Sparta School Board committee recommends hiring firm for $9K community survey
The Sparta School Board's Finance and Facilities Committee last week took one step closer to hiring a Slinger-based company to conduct a $9,000 community survey.
A representative of the firm School Perceptions gave a presentation to the board last month, saying it would assist the district with conducting a survey to educate the public on the school's options and gauge public opinion on how the district should proceed.
Newly seated Sparta School Superintendent Dr. Amy Van Deuren, said she is familiar with School Perceptions from other districts she's worked at that have used its services.
"They are extremely accurate," she said, noting the firm predicted the outcomes of 26 out of 26 referendums in the last election cycle on which it was hired to gauge public opinion.
"Looking at a $22 million-$23 million referendum, it seems like spending $9,000, although it's a lot, is a wise investment in terms of knowing what the community will bear, where the limits are, how we want to approach and frame the referendum and, most importantly, what is the community most concerned about," said Van Deuren.
To compile the survey, which would be sent to every address in the Sparta School District, School Perceptions would work in conjunction with HSR Associates of La Crosse, an architectural firm that is in the process of determining the school district's building needs, and a facilities committee made up of district residents, staff, parents, school board members and Ft. McCoy representatives.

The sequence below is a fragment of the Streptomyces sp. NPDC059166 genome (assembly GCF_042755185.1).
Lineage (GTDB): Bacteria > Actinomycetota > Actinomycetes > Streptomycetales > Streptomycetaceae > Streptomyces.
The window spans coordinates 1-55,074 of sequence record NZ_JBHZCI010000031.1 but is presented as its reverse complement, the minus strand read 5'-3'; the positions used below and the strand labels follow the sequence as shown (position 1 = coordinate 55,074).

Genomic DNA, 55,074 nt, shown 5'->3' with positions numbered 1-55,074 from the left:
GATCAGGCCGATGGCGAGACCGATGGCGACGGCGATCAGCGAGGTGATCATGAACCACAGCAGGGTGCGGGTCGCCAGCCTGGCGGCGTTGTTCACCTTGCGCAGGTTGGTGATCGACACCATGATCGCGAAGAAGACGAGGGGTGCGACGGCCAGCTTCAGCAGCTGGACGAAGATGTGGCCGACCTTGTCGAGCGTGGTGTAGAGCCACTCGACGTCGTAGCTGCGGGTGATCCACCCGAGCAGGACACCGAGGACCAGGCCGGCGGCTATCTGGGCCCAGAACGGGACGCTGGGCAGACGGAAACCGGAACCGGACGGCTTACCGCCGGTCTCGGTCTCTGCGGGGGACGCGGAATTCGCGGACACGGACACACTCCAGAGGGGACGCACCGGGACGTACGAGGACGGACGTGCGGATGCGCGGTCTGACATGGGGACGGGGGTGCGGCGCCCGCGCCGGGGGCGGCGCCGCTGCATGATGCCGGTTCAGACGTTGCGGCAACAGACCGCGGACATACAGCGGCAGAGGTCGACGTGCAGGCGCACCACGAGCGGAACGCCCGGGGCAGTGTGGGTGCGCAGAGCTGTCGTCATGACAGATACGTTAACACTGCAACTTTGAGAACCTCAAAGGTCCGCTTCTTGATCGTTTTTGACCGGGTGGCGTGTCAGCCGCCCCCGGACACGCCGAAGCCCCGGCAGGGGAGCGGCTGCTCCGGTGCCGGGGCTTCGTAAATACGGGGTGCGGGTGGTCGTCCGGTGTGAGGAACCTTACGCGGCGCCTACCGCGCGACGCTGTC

Last month, the School Perceptions representative said the company is not a pro-referendum firm, insisting its role is to educate residents on the status of the school district’s facilities and the options available to address problems. She said the firm can accurately predict how much of a tax increase residents will tolerate and whether building consolidation or other solutions are preferable to the public.
While it was Van Deuren's recommendation to hire School Perceptions, she did offer a caveat.
"If we're going to spend the money on the survey then I think we need to make a commitment we're going to use that as a guide to move forward with the referendum," she said, adding the district needs that community input to understand what messages are going to resonate with the public.
"What this is for is once we decide what direction we're going, if we're going for the referendum, we need to know what the community is going to support it."
Business Manager Leah Hauser laid out the timeline, which would ideally put a referendum, if the board chooses to hold one, on the April 2018 ballot. She said scheduling a referendum at that time allows some of the district's current debt to expire, leaving little change in the levy if new debt from the referendum is added.
Hauser also noted that the retired debt will decrease the levy, negatively impacting state aid to the district. She also said if an initial referendum fails, the district still has time to tweak it and reintroduce another referendum in the November 2018 election.
Van Deuren agreed that it's in the district's best interest to move quickly, pointing to pending legislation that would limit elections in which referendums are allowed and introducing new disclosure rules.
But she also said it's important to get it right the first time, referring to research that shows it's unlikely a referendum will pass after being defeated in a previous election.
"Our first shot is our best shot," she said. "We want to get it right. The survey will help with that."
The recommendation to hire School Perceptions to conduct the survey will go before the full board July 25.